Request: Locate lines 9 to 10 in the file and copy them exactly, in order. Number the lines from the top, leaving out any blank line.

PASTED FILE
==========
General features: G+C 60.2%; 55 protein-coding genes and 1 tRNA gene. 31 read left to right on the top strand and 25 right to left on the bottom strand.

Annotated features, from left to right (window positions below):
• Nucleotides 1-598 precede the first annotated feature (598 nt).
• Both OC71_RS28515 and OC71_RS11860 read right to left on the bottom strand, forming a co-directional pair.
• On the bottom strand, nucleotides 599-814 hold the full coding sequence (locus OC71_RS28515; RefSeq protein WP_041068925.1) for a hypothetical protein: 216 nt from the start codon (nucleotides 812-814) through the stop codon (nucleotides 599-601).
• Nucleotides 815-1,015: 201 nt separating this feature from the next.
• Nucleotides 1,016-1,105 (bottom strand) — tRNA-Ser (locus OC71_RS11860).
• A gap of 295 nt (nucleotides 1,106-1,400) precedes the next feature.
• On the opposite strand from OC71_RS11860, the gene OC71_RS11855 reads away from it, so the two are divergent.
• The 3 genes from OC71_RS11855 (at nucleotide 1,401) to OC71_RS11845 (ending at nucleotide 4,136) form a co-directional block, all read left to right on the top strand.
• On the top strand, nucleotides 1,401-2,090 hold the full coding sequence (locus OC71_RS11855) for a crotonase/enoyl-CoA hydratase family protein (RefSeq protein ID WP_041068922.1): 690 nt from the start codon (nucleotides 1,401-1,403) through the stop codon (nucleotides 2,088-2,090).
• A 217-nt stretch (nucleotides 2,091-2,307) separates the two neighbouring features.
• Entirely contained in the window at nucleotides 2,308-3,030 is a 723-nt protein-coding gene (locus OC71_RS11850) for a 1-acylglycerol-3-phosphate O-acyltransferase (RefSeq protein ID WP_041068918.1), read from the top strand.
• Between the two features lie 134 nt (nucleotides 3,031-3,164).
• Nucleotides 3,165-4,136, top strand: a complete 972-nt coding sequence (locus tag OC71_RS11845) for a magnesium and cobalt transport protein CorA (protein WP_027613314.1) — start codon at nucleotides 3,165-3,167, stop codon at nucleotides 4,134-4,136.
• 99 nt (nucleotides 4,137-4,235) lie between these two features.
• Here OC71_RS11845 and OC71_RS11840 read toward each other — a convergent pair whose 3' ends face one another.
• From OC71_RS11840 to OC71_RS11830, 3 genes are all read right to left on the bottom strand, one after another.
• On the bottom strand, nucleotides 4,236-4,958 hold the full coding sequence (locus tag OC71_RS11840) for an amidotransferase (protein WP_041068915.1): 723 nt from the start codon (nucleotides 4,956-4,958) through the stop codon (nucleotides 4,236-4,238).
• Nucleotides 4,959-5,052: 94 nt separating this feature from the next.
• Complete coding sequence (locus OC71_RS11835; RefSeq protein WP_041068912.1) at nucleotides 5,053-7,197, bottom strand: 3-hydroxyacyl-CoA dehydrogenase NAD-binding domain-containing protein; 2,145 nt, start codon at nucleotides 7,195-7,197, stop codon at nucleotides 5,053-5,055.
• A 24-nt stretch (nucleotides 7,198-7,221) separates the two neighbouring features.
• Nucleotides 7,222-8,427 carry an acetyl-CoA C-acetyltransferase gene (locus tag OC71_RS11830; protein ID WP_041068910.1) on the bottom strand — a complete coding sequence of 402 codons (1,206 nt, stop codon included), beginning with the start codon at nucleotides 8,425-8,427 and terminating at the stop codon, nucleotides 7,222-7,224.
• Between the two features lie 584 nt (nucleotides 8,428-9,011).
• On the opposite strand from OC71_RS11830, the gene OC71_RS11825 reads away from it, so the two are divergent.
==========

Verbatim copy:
• On the opposite strand from OC71_RS11860, the gene OC71_RS11855 reads away from it, so the two are divergent.
• The 3 genes from OC71_RS11855 (at nucleotide 1,401) to OC71_RS11845 (ending at nucleotide 4,136) form a co-directional block, all read left to right on the top strand.